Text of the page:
Urban-to-rural migration continued in the first half of 2021 with individuals replacing the families leaving major metro areas.
The pandemic created both desire and opportunity for people to pick up and move -- and that’s exactly what they’ve been doing.
Early in the pandemic, facing shutdowns, remote learning, and no vaccines, people left urban areas for rural ones. Even with vaccines and re-openings, that trend increased in the first half of 2021.
According to the National Association of REALTORS® (NAR) biannual Migration Trends Report, inflow to metropliation area cores stood at 48.5% year-over-year. A value below 50% represents migration loss.
Meanwhile, rural areas are experiencing an inflow, with an inbound move share of 54.6%.
But the urban exodus isn’t evenly spread. While families move to small cities, suburbs, and rural areas, individuals continue to flock toward metro cores.
In the first six months of 2021, just 24.4% of the moves to metropolitan core areas were made by families.
Meanwhile, families accounted for:
- 27% of moves to metropolitan high commuting areas (suburbs)
- 27.1% of moves to micropolitan area cores
- And 27.1% of moves to small town cores
All of these percentages represent increases from the same period in 2020. It seems the prospect of in-person learning and the availability of vaccines did little to deter families from moving out from major urban areas.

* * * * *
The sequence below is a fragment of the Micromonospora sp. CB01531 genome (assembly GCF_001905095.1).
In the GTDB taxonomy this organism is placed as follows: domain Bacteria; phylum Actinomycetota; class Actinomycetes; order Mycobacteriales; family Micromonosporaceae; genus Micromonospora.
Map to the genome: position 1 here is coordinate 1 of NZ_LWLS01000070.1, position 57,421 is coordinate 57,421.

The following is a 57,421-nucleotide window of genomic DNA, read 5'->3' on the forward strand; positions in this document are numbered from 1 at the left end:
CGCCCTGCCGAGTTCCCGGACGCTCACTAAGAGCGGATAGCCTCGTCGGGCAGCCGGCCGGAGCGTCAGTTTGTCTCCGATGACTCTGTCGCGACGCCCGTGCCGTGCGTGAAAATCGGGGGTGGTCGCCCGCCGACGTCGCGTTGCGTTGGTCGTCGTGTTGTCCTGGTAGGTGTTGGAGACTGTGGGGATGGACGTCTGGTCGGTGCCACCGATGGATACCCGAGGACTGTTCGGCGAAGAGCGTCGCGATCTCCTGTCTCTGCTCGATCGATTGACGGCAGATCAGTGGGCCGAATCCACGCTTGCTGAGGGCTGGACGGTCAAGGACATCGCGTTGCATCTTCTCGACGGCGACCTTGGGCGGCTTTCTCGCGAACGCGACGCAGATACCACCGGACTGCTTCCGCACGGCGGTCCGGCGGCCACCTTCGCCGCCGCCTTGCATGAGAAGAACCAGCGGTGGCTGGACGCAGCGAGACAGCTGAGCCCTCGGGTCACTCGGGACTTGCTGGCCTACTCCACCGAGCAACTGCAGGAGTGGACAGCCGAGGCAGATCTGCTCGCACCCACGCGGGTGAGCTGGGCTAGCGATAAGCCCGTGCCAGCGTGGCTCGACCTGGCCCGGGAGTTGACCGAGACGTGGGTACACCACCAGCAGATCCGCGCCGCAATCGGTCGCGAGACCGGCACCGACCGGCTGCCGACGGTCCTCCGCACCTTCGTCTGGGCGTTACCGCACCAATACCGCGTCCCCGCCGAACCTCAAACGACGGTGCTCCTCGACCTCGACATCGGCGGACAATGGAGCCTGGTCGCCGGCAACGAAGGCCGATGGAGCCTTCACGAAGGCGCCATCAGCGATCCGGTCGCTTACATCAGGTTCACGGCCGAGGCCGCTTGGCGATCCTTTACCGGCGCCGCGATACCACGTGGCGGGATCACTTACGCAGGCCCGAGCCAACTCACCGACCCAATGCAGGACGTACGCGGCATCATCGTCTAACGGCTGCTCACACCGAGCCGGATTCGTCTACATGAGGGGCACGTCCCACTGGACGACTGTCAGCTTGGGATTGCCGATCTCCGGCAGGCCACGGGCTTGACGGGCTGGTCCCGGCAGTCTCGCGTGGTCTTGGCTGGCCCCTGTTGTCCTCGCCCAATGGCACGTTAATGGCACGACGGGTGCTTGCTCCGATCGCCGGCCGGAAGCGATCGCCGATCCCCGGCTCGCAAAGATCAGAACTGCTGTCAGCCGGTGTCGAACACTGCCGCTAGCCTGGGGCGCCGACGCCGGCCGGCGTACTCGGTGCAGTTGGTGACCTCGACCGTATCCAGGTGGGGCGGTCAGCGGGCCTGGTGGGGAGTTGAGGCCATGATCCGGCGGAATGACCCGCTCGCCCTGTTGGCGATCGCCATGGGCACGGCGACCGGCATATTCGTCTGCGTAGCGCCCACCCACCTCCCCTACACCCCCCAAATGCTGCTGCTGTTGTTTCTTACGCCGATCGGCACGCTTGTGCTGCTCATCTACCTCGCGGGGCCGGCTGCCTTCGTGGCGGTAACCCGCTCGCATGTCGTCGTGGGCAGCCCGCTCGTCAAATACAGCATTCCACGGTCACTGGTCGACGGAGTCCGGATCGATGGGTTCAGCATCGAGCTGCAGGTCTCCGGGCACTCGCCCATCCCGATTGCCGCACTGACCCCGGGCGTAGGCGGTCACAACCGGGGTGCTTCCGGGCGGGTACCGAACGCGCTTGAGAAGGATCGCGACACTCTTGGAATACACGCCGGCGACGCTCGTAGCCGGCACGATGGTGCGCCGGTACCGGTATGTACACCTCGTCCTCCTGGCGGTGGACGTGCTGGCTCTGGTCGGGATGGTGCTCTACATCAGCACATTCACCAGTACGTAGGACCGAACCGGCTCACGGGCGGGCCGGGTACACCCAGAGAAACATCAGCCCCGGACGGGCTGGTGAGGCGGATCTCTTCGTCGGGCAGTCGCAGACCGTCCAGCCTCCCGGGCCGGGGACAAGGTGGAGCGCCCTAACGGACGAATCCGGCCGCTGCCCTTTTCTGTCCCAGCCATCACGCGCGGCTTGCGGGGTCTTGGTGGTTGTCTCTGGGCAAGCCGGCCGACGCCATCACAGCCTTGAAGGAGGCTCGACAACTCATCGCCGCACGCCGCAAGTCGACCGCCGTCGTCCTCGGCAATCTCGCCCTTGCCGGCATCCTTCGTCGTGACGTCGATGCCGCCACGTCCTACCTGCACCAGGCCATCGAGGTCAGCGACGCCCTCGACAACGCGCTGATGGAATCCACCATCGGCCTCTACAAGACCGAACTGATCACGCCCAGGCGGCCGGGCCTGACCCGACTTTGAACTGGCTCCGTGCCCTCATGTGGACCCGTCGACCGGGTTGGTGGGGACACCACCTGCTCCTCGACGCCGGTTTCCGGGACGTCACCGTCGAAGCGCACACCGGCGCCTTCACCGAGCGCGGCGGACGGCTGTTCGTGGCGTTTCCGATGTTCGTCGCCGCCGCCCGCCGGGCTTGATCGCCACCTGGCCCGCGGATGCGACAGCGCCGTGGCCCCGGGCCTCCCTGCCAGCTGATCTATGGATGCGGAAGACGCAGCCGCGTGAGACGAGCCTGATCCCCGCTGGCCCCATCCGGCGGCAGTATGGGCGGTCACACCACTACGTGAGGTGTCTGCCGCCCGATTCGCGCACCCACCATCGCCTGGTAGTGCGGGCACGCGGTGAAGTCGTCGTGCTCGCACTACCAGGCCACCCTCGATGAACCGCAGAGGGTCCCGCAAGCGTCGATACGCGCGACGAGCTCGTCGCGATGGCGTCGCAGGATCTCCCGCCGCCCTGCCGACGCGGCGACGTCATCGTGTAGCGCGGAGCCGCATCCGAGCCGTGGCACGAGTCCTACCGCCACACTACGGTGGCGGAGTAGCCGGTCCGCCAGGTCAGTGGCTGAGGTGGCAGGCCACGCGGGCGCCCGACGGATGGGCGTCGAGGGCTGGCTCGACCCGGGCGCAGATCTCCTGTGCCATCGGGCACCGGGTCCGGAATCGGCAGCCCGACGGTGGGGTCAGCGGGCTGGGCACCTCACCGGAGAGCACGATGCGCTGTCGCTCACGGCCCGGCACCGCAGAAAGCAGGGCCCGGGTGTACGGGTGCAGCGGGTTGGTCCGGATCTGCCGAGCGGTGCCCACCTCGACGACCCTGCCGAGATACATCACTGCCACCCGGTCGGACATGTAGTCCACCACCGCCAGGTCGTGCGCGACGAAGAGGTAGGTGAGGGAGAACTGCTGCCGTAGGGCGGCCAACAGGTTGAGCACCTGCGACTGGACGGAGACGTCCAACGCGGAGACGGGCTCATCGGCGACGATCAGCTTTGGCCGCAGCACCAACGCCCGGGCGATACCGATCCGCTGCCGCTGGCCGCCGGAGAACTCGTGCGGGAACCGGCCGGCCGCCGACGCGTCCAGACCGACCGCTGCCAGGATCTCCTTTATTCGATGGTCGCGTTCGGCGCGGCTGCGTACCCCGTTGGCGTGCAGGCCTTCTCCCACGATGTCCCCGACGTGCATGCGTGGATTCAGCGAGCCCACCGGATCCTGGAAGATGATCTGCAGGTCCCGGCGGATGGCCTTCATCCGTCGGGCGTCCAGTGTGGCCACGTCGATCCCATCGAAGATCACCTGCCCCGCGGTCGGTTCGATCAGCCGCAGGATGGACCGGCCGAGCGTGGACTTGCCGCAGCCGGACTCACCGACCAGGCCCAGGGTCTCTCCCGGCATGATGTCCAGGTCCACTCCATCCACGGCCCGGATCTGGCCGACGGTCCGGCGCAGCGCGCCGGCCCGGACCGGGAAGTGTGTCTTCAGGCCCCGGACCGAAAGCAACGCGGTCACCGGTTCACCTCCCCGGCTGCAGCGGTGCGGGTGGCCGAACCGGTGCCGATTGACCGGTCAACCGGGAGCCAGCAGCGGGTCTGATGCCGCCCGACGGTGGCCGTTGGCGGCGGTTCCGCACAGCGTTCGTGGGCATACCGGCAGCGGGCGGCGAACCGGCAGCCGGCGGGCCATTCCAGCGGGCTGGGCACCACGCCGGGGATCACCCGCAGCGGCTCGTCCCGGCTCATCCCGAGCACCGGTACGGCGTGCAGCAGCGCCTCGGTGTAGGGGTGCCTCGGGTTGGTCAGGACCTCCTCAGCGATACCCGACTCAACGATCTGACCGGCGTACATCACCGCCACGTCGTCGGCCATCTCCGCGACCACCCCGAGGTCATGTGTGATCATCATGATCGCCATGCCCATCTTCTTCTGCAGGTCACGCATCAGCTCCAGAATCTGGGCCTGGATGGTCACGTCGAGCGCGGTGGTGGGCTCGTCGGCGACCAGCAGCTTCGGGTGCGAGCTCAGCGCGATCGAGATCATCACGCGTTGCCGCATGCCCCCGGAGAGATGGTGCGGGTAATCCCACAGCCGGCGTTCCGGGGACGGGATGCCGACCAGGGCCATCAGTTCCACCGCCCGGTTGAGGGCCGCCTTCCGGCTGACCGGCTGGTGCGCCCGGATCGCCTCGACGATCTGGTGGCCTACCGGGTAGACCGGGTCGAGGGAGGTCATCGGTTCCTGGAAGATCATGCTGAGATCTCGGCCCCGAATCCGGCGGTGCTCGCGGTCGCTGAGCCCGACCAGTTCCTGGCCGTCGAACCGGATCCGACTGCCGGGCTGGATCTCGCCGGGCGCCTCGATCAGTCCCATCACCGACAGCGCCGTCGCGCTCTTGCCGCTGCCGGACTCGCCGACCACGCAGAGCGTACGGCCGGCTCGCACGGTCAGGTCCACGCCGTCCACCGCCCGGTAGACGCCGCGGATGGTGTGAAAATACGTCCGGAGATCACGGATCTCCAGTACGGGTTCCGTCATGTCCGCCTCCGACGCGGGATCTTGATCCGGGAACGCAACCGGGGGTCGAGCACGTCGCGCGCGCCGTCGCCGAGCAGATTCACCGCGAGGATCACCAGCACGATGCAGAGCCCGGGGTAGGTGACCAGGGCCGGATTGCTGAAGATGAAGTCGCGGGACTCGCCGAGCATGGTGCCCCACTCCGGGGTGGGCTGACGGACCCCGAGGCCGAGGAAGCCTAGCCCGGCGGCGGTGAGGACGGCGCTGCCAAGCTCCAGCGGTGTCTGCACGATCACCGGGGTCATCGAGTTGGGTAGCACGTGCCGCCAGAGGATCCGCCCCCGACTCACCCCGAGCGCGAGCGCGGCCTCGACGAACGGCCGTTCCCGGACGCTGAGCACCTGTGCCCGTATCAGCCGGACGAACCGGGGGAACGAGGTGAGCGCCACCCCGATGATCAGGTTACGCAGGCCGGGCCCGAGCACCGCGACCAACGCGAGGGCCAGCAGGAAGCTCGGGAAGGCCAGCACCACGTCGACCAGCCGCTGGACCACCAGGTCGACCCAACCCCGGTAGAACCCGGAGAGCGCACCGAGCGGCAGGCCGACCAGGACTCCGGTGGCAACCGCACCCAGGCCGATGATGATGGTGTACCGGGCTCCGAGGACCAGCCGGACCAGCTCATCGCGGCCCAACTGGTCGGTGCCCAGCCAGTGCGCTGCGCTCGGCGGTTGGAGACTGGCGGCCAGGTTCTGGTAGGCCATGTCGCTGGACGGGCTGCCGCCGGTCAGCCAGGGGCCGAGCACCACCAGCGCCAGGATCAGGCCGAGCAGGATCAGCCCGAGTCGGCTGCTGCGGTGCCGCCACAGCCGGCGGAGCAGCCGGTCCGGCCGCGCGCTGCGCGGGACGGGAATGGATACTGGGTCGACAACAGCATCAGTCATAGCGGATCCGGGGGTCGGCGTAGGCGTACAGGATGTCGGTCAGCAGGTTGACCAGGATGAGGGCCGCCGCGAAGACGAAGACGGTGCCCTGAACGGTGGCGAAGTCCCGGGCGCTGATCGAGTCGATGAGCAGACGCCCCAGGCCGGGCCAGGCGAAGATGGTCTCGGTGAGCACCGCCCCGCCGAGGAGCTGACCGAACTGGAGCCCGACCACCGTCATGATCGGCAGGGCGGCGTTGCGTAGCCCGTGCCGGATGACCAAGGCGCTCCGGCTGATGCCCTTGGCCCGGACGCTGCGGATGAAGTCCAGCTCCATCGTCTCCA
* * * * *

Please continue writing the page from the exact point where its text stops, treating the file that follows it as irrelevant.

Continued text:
Families are targeting mid-size metro areas where home building is increasing, such as Sarasota, Fla. and Provo, Utah.
|Metro area||% of inbound traffic from families|
|Cape Coral, FL||37%|
|Myrtle Beach, SC||34%|
|Port St. Lucie, FL||33%|
While families search for more space, individuals are moving to metropolitan core areas.
Individuals made up 69.6% of inbound moves to metro cores in the first half of 2021, roughly matching last year’s rate.
Individual movers lost share in every other area category, including small towns, rural areas, and metropolitan suburbs.
The top markets for individual movers are some of the nation’s most expensive housing markets, suggesting that families are being priced out of homebuying and making way for individual renters.
|Metro area||% inbound traffic from individuals|
|San Francisco, CA||74%|
|San Jose, CA||74%|
|Los Angeles, CA||72%|
The question is if urban-to-rural migration will continue even as the pandemic wanes and home prices normalize. One clue is a look at where businesses are moving.
More and more businesses are following people out of urban centers and into suburbs, small metros, and rural areas. According to the NAR, the share of inbound business moves was 47% in urban areas -- a net loss -- and over 60% in low commuting suburbs, high commuting micropolitans, low commuting small towns, and rural areas.
The report concludes the following:
“With both residents and businesses moving out of urban areas, it seems that new business opportunities will present themselves in small and rural areas.”